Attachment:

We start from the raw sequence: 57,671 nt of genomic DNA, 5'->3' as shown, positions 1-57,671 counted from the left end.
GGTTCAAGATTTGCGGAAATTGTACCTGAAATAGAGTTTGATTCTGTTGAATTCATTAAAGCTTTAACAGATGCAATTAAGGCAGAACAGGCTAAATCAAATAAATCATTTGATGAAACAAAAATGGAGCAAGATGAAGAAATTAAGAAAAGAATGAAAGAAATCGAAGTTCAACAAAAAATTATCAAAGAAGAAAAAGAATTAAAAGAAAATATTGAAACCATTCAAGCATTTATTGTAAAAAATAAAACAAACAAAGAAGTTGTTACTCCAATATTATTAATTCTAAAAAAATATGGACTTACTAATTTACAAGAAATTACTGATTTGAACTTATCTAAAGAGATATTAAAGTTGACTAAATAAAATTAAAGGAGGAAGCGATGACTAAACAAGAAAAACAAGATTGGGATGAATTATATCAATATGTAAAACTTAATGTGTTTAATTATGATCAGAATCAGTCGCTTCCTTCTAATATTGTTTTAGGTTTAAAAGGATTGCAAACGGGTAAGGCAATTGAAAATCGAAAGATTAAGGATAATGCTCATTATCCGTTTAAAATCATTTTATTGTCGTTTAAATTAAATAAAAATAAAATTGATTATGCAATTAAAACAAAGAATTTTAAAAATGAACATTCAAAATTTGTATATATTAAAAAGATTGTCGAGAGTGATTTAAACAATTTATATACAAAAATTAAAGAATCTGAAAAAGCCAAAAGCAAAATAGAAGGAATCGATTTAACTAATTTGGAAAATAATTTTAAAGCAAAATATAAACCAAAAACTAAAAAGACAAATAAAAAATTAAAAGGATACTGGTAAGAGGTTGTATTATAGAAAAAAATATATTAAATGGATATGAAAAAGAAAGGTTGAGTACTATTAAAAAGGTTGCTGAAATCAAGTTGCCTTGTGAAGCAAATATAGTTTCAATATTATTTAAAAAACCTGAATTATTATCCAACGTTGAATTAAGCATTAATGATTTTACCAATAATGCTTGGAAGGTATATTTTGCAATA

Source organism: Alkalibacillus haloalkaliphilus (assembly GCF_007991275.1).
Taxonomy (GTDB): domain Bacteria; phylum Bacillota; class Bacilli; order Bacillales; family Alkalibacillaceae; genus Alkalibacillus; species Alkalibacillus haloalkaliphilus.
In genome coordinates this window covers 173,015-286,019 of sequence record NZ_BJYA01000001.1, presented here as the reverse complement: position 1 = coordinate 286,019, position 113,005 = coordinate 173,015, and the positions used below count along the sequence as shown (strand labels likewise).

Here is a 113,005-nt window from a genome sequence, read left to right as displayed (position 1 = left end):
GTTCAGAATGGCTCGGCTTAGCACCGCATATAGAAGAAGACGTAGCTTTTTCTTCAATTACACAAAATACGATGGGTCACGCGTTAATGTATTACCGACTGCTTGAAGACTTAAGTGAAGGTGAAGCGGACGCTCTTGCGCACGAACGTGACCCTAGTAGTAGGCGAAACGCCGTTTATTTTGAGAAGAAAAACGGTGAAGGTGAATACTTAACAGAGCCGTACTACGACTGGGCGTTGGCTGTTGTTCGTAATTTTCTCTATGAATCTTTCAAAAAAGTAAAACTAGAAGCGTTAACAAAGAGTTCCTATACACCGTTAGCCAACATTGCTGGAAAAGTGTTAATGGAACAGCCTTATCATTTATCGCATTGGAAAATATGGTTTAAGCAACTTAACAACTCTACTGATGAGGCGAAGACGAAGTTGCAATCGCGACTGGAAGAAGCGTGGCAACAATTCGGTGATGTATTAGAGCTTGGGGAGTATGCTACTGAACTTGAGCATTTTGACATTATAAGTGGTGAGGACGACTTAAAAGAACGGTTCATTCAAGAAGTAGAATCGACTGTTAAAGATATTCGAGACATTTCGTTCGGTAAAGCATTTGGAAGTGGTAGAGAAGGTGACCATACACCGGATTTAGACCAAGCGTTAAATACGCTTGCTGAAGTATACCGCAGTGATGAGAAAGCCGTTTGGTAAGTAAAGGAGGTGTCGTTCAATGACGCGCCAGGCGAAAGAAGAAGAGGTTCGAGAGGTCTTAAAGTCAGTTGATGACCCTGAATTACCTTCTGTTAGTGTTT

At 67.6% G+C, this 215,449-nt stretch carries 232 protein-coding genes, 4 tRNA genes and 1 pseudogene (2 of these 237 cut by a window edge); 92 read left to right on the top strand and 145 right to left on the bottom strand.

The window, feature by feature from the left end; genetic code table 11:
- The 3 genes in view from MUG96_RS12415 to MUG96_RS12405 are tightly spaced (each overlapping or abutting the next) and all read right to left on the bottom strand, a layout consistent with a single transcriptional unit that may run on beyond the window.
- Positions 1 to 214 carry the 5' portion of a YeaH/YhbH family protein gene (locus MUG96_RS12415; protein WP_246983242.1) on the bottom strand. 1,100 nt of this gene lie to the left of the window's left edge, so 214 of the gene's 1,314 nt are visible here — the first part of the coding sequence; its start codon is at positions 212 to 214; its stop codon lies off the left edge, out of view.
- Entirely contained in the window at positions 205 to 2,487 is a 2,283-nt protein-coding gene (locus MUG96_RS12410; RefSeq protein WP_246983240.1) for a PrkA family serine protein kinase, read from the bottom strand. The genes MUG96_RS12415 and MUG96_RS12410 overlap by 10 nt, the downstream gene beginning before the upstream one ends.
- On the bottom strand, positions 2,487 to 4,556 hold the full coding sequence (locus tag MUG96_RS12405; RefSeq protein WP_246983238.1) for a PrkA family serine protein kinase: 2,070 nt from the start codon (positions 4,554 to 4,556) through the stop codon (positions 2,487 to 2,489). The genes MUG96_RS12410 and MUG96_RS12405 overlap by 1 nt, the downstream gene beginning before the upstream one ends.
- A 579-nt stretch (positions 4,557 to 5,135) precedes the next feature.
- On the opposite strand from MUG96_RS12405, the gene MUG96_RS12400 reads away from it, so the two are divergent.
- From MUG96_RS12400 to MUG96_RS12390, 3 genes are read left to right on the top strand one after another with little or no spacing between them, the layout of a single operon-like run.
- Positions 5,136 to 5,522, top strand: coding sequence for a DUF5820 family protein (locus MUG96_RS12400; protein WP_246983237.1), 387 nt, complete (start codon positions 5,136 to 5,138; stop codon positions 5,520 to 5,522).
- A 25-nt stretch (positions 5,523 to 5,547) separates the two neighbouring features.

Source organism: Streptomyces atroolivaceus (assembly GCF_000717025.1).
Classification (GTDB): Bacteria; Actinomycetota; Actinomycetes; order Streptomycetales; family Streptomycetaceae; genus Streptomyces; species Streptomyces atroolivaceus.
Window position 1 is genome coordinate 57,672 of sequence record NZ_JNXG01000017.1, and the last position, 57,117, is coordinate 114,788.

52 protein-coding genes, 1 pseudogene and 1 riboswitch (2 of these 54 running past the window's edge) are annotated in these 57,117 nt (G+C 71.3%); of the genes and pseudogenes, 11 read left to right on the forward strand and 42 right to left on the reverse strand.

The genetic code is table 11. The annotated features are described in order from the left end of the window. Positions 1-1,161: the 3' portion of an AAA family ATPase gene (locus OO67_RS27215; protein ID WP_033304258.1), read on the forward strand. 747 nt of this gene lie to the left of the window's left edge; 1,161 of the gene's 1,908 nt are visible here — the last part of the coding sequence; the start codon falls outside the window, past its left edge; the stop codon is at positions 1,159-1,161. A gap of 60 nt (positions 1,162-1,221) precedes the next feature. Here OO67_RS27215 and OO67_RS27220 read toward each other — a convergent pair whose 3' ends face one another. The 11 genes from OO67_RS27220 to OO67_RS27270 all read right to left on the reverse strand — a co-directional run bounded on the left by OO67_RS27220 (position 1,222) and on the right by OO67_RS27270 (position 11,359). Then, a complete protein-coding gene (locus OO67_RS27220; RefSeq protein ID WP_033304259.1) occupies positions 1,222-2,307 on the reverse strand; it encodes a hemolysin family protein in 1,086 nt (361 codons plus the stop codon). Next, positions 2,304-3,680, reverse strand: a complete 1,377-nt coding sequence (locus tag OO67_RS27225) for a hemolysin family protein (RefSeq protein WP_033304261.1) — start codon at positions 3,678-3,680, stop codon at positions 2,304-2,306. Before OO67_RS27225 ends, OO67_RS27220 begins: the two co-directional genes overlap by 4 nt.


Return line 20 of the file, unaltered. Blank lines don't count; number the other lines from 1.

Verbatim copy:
Classification (GTDB): Bacteria; Actinomycetota; Actinomycetes; order Streptomycetales; family Streptomycetaceae; genus Streptomyces; species Streptomyces atroolivaceus.